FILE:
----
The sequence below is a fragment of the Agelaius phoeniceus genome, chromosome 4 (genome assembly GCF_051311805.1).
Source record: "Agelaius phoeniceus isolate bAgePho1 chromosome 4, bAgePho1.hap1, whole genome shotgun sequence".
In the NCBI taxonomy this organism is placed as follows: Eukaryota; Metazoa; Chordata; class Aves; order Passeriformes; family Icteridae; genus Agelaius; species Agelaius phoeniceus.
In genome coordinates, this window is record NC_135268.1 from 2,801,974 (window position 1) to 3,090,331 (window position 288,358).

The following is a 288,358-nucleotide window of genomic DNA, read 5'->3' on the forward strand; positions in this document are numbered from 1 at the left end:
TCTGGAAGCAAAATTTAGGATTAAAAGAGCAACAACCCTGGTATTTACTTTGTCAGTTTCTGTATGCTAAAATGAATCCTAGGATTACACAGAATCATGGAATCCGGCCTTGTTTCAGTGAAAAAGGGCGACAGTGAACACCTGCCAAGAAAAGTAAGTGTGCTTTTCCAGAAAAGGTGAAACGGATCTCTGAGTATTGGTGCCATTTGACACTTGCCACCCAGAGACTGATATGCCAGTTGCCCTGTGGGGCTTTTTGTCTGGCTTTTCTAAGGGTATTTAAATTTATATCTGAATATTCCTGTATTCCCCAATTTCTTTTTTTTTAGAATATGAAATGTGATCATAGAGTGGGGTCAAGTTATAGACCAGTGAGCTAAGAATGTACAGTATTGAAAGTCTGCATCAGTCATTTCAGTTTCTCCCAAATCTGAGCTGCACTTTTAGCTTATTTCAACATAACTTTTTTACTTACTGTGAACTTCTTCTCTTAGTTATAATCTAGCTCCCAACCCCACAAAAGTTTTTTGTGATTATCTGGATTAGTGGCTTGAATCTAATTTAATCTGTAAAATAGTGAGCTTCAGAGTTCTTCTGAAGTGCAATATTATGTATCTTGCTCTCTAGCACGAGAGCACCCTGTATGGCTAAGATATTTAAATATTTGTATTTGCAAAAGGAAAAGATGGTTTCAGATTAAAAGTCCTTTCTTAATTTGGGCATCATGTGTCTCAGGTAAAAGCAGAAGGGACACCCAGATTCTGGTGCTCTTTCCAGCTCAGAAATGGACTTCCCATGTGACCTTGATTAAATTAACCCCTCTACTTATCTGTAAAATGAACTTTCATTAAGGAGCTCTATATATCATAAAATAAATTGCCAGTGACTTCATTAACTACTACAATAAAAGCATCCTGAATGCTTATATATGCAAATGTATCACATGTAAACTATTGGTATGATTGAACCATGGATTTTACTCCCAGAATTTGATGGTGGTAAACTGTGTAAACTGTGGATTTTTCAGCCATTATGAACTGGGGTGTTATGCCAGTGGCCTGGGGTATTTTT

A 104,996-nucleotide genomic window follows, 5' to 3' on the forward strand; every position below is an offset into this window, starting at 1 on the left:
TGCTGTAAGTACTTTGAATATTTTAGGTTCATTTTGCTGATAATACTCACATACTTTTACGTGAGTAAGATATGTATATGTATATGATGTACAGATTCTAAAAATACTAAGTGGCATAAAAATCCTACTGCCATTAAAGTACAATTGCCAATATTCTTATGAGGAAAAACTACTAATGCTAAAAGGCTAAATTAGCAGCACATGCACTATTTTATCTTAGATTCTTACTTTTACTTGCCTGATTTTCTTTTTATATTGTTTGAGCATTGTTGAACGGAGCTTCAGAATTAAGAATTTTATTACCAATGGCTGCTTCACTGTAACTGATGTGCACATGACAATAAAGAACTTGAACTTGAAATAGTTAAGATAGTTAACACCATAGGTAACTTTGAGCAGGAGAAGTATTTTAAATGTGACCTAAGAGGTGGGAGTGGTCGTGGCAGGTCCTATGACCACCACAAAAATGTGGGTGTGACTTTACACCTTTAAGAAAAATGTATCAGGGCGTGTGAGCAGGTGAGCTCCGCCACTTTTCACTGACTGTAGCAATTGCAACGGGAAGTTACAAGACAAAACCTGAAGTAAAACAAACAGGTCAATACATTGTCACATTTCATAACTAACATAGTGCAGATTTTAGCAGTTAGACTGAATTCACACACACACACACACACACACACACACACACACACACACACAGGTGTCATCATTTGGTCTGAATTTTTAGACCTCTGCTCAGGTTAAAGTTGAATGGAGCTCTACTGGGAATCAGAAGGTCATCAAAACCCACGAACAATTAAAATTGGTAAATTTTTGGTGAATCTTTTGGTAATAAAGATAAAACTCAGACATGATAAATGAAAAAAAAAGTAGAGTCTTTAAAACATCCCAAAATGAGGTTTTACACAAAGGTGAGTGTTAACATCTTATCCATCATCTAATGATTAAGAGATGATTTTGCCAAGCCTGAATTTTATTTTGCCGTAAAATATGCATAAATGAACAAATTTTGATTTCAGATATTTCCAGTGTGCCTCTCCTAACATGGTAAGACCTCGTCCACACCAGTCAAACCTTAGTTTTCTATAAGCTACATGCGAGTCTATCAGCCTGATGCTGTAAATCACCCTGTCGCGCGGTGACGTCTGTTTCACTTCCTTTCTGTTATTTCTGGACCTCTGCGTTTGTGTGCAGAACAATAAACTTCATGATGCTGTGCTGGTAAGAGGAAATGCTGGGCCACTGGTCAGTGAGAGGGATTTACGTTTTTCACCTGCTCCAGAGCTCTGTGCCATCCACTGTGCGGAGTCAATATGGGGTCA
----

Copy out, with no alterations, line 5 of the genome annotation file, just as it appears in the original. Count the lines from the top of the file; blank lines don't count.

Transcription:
The following is a 288,358-nucleotide window of genomic DNA, read 5'->3' on the forward strand; positions in this document are numbered from 1 at the left end: